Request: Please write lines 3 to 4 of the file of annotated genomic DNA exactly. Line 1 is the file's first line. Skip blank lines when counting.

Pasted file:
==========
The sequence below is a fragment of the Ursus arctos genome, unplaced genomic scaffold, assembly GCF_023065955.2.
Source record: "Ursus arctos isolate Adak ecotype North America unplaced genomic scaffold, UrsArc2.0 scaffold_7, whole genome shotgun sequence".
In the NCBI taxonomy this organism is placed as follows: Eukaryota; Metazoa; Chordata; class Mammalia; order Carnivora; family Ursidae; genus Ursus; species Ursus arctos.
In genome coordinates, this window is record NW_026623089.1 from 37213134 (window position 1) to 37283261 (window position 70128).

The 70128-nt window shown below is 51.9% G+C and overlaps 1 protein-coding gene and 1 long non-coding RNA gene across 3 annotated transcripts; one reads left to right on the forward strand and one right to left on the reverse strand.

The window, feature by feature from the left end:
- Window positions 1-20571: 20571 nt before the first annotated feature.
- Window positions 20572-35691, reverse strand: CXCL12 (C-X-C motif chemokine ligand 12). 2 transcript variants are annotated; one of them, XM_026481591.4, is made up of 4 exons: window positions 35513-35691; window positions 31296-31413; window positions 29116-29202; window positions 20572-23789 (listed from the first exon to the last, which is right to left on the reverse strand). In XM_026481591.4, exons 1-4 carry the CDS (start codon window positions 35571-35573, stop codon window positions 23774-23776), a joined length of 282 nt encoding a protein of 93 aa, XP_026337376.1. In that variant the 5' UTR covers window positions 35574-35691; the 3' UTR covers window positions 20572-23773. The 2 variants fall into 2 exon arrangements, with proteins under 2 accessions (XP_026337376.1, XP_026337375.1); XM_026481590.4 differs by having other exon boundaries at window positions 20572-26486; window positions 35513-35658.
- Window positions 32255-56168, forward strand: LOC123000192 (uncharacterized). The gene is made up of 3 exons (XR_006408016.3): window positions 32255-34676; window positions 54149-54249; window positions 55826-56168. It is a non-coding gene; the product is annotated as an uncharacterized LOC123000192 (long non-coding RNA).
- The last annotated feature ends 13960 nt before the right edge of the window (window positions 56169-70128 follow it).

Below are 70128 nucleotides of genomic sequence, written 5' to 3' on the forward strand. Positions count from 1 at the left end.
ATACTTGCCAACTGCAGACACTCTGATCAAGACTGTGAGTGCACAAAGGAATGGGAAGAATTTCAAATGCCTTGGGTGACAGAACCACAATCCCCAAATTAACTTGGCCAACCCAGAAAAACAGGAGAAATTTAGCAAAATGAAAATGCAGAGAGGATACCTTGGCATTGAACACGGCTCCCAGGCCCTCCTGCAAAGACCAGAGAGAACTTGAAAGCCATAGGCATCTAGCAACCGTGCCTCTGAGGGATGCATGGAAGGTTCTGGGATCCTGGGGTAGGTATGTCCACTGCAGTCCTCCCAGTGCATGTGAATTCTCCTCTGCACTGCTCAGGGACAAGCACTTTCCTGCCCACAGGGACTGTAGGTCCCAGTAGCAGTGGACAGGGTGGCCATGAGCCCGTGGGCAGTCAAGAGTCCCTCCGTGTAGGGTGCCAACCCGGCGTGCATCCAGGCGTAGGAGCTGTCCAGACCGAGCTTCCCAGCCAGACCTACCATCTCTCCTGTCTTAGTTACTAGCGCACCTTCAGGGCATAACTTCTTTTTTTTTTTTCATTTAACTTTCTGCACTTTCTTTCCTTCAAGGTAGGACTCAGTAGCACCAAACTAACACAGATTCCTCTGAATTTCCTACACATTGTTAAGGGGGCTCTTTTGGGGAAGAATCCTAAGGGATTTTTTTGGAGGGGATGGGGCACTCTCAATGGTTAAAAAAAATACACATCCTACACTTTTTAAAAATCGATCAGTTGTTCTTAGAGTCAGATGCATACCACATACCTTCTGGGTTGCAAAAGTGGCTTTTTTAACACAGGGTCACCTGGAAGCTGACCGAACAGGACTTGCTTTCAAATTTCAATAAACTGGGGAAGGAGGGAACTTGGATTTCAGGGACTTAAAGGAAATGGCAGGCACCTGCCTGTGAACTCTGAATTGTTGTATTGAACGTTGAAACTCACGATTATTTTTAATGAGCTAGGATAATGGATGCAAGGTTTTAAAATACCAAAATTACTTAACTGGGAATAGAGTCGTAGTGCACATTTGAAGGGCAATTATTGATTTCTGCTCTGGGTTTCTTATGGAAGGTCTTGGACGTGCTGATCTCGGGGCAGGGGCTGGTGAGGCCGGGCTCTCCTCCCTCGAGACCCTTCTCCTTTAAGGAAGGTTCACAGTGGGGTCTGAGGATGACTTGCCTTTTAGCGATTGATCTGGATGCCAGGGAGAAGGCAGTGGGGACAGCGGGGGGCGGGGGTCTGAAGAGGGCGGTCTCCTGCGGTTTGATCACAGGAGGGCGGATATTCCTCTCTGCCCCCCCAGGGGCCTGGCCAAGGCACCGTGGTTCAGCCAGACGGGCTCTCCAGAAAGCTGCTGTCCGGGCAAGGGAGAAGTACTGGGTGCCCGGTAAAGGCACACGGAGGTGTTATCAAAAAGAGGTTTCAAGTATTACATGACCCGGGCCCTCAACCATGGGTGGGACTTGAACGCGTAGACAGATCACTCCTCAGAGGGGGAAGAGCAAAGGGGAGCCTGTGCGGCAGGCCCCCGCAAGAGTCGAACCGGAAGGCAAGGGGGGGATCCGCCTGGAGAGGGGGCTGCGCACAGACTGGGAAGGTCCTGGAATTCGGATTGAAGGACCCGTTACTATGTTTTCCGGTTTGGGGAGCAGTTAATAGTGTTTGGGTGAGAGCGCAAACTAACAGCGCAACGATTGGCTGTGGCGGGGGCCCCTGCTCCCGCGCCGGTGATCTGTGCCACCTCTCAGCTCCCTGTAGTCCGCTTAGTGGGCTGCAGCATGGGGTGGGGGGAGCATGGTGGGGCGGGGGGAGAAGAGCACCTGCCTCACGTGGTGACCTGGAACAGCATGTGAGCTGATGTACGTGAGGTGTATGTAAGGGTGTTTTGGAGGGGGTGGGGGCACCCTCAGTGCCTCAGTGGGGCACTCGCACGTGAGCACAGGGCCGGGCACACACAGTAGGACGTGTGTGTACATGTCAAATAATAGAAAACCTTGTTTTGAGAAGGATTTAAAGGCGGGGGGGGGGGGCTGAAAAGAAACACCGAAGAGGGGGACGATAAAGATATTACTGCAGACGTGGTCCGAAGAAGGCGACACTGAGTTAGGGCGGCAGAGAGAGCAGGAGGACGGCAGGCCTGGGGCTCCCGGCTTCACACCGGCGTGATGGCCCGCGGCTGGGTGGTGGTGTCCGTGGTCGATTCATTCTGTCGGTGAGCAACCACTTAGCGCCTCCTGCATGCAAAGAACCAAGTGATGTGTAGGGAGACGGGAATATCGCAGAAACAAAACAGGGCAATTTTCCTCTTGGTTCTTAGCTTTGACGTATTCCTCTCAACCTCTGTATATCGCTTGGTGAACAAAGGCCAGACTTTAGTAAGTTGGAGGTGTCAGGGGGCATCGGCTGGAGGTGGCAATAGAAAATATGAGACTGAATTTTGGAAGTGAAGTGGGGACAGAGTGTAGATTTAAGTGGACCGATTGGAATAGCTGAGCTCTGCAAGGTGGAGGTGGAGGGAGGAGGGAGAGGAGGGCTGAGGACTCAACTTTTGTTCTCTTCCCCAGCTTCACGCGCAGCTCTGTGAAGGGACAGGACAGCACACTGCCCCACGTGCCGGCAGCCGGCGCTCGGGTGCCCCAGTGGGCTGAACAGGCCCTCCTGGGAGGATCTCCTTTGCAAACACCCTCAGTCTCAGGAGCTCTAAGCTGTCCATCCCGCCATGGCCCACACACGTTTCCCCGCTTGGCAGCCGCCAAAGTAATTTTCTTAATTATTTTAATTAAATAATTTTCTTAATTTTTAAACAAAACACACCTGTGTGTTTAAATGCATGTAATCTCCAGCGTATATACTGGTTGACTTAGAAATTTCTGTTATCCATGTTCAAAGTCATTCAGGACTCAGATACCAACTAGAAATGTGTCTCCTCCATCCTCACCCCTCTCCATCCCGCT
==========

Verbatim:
In the NCBI taxonomy this organism is placed as follows: Eukaryota; Metazoa; Chordata; class Mammalia; order Carnivora; family Ursidae; genus Ursus; species Ursus arctos.
In genome coordinates, this window is record NW_026623089.1 from 37213134 (window position 1) to 37283261 (window position 70128).